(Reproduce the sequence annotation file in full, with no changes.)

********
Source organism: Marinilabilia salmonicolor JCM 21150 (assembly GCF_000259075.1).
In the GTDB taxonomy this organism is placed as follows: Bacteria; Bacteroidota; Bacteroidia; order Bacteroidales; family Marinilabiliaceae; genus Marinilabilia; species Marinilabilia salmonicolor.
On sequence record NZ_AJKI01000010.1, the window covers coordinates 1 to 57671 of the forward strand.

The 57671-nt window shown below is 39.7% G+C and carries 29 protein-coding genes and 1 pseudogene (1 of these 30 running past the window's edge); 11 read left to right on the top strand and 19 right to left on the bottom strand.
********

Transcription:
Source organism: Marinilabilia salmonicolor JCM 21150 (assembly GCF_000259075.1).
In the GTDB taxonomy this organism is placed as follows: Bacteria; Bacteroidota; Bacteroidia; order Bacteroidales; family Marinilabiliaceae; genus Marinilabilia; species Marinilabilia salmonicolor.
On sequence record NZ_AJKI01000010.1, the window covers coordinates 1 to 57671 of the forward strand.

The 57671-nt window shown below is 39.7% G+C and carries 29 protein-coding genes and 1 pseudogene (1 of these 30 running past the window's edge); 11 read left to right on the top strand and 19 right to left on the bottom strand.